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U.S. Supreme Court decision – Another impediment to black voting rights

Melvin B. Miller | 7/3/2013, 7:39 a.m.
Since the election of Barack Obama as president, there has been considerable speculation about whether a post racial era has ...
“Man I don’t know whether it’s the Fourth of July or a bad night.“ Dan Drew

Since the election of Barack Obama as president, there has been considerable speculation about whether a post racial era has been launched in America. Liberals hope that racial discrimination has essentially come to an end. Conservatives know that racial hostility continues to exist but they insist it is time to terminate all the sanctions designed to end discrimination. They point to the election of an African American to the highest office in the land as evidence that times have sufficiently changed.

The U.S. Supreme Court ruled last week in the case of Shelby County v. Holder that the formula in Section 4 for determining whether a voting district should be subject to the Voting Rights Act is unconstitutional. The rationale of the court was essentially that times have changed. Section 5 of the Voting Rights Act would require a subject jurisdiction to obtain preclearance from the U.S. Attorney General for any change in the voting laws to assure that the change has no discriminatory purpose or effect.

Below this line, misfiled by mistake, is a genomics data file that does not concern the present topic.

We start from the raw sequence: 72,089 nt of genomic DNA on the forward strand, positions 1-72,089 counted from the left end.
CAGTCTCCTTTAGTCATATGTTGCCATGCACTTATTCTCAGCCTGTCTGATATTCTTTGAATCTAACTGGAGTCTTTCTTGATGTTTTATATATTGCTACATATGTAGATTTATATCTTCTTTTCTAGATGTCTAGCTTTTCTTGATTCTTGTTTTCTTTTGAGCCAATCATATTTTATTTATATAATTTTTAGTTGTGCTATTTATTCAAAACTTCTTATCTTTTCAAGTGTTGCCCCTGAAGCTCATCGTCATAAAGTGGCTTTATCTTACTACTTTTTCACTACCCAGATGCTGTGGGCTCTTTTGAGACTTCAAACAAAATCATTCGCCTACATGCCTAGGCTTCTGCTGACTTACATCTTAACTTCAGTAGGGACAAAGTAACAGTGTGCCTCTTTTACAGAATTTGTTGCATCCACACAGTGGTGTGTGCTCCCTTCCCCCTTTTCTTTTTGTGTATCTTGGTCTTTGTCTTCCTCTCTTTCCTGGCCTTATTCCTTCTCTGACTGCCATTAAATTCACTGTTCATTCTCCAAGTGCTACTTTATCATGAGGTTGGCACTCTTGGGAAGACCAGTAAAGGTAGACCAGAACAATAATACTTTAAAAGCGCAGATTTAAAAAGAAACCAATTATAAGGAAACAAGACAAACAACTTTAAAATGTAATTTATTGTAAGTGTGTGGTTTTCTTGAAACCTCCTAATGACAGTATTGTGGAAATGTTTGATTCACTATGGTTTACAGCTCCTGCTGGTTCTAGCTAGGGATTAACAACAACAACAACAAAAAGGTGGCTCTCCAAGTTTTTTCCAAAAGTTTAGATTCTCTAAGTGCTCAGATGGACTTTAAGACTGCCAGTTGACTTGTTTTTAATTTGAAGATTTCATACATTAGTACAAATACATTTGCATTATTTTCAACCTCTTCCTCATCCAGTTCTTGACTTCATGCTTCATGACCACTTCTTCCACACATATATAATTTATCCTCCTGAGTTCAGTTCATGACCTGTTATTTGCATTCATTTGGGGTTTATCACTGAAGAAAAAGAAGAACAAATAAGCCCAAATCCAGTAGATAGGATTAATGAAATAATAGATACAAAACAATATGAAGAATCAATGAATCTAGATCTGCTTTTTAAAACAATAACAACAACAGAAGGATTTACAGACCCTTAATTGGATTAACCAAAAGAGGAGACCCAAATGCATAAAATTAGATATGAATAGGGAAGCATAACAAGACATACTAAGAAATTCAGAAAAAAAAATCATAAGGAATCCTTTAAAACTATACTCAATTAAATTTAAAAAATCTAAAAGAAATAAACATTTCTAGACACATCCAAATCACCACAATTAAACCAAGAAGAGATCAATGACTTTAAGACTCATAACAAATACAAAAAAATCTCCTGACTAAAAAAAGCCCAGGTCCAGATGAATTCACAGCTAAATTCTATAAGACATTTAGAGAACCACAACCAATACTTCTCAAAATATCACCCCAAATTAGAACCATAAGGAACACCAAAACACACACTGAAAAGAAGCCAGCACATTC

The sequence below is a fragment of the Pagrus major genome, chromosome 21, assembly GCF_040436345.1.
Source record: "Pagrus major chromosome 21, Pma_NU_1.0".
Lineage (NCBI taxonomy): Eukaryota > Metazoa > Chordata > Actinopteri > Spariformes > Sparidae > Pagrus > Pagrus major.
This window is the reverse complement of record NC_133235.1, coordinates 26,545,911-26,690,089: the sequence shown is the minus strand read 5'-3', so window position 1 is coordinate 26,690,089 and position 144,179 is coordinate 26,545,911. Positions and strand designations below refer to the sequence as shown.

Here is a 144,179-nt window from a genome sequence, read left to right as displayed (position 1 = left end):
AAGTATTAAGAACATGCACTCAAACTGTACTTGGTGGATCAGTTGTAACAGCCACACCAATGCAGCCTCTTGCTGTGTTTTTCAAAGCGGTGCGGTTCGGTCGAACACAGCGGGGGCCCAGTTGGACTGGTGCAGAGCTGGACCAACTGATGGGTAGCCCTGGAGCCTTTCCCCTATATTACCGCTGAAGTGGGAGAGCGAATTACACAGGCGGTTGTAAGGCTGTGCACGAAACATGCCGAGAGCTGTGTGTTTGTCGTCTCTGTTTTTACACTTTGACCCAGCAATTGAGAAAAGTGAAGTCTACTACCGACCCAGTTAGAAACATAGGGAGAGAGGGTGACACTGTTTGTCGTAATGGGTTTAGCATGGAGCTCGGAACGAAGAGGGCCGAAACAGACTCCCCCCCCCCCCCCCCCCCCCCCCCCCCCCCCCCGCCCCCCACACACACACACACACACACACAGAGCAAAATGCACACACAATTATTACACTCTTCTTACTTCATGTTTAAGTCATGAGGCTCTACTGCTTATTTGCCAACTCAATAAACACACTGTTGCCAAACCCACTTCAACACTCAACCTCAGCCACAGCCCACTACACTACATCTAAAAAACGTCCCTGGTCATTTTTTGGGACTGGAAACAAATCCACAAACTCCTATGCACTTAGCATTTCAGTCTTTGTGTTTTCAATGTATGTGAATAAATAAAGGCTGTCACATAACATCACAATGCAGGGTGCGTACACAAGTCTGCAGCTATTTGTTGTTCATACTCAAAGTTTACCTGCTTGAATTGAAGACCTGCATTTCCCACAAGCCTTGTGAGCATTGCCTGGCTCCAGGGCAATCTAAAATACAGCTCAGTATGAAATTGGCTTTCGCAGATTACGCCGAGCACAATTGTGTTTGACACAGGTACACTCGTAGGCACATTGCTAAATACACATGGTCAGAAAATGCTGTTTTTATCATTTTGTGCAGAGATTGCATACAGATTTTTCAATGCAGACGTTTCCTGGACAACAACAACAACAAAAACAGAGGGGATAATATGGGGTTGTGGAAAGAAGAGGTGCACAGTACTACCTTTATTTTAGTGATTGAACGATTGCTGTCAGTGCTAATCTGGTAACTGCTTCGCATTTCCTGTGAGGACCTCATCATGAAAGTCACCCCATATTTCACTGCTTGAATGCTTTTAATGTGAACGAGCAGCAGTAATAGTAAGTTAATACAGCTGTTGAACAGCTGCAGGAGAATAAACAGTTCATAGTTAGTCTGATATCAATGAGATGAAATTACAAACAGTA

The court could have come to the equally logical conclusion that since the 1965 law has been so effective, it should be sustained as long as voter discrimination continues. According to Barbara Arnwine, president of the Lawyers’ Committee for Civil Rights, “this decision disregards the documented history of ongoing voting discrimination in the covered states and paralyzes Section 5, which has blocked thousands of racially discriminatory voting practices and procedures before they could take effect.”

The justices could have taken judicial notice of the countless efforts in last November’s presidential election to restrict the minority vote with oppressive voter ID laws, elimination of early voting opportunities, and an insufficient number of voting sites on Election Day so that the lines were interminable.

Conservatives have become aware that black political power has come of age. In the November election, African Americans had the highest turnout at the polls. There will continue to be an effort in the coming years to weaken that power. That was a goal in the Confederacy and it continues today. Blacks must continue to stand strong to protect their voting rights.